For BSSC Year 12 student, Jibril Ong, moving away from his home in the Philippines to study in Bendigo, at the start of 2022, was a huge decision for him and his family.

“The Philippines’ employment opportunities are not good,” Jibril says. “It’s only the very wealthy who are truly secure.”

It was the opportunities of an Australian education that motivated Jibril’s life-changing move and it has required a great deal of self-reliance and resilience on his part.

Jibril’s grandmother is supporting him to be here, he lives with a local host family, and he is also working part-time at McDonalds to help pay his way.

“Perhaps one day I will be the one supporting my grandmother,” he muses.

Jibril recalls being surprised by the extent of opportunities most Australians take for granted—including freedom and individuality, but he says he arrived fearful he would be disliked.

“As I spoke to people and got to know them, I realised Australia was not like that,” he says.

Jibril’s family live in a coastal city on the southern-most island of the Philippine archipelago but he would love to bring his mum to Australia one day.

He’d also love for his friends from the Philippines to have the opportunities he’s having.

“I would recommend coming to Australia and particularly this college,” he says, “despite the huge changes I’ve had to make.”

The differences between Filipino and Australian language and culture have been a major adjustment for Jibril—as they are for most international students.

“The way English is spoken here is also very different to the English I learnt at school in the Philippines.”

One of the things Jibril enjoys about Australia is our four-season weather.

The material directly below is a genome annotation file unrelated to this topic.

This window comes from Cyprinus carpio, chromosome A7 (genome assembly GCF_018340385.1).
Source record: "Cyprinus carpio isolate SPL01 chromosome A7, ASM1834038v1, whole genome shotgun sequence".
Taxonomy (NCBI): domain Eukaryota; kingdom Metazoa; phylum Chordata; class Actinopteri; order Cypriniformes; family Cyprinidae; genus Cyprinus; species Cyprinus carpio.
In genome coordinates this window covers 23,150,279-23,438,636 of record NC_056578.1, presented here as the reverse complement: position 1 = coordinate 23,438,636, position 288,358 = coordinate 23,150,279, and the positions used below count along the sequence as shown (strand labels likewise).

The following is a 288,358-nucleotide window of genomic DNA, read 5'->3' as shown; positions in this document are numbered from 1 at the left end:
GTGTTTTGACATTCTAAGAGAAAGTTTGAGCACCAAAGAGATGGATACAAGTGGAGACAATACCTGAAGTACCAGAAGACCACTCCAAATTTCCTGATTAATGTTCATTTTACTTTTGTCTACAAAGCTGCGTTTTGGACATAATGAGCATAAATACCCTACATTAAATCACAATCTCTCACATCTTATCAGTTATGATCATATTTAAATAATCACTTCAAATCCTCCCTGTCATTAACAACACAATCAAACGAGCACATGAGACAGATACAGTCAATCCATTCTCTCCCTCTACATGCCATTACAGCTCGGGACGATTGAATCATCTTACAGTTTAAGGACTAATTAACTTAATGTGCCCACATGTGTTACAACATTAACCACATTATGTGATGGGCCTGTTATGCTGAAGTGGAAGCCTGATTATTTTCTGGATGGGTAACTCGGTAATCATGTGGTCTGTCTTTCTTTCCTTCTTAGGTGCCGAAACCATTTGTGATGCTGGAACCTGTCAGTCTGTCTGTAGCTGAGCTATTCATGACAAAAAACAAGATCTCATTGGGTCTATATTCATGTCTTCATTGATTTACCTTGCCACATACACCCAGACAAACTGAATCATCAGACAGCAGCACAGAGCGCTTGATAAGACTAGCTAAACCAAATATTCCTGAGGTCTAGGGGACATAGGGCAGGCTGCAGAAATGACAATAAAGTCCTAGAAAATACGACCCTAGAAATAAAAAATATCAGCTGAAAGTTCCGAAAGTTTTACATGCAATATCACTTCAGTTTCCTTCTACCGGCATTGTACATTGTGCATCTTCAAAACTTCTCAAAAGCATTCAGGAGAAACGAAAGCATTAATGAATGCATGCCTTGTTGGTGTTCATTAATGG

“In the Philippines it’s either summer—and typhoons—or the dry season which is still warm,” he says with a laugh. “It’s hardly ever cold.”

(The Philippines is above the equator, so its rainy season is during Australia’s winter and its dry season over our summer.)

“People have an idea that the Philippines is not safe, but it’s a peaceful country and I miss so many things—my family, my friends and the food.”

Jibril also misses his martial arts teacher.

“I was doing Boxing, Muay Thai and Brazilian Ju Jitsu,” he says. “My grandfather and coach were really important role models for me. They taught me everything.”

Jibril loves martial arts enough to dream of becoming a full-time professional fighter. But he knows, even with four training sessions a week, he is not training hard enough to win big competitions.

In light of this, and partly because a number of people in his family are nurses, Jabril is planning to follow in their footsteps when he finishes VCE.

“At BSSC I’m already learning so much in Biology and PE about how the human body works,” he says.

“I’m also increasing my life knowledge, learning from watching how people respond to different situations and I’m forming new friendships.”

Jibril says he is more confident with his studies this year and is enjoying Maths Methods, Biology, PE, Legal Studies and English.

The discipline Jibril learnt through martial arts is coming in very handy, giving him the structure he needs to keep on top of his workload.

“I’m already 19, so I need to focus,” he says. “After school, I train, shower, eat and study. I also fit a part-time job into my schedule.”

Jibril believes self-discipline is much more important than simple motivation when it comes to getting things done.

“Motivation can rise and fall but discipline does not rely on how you feel.

“Without discipline I would just fall asleep doing my homework and then I would stress when things weren’t done,” he says. “And stress is very bad for your health.”

Jibril believes the struggles he’s had have only made him a better person.

“If I didn’t learn from these things there would be no improvement, no growth of positive attitudes and understanding to use in the future,” he says.

“The hardest parts of life are the most interesting.”

One important life lesson for Jabril has been the realisation that you can’t expect to be happy all the time.

“Improving oneself is very important,” he says. “When I overcome something, I remember the lesson, but I notice many people seem to forget.”

Jibril says he tries to learn from everyone.

“I listen to advice, but I don’t just blindly follow what someone says I should do—and I trust myself to overcome whatever I’m faced with.

“Life is so interesting,” he says. “I want to learn as much as possible.”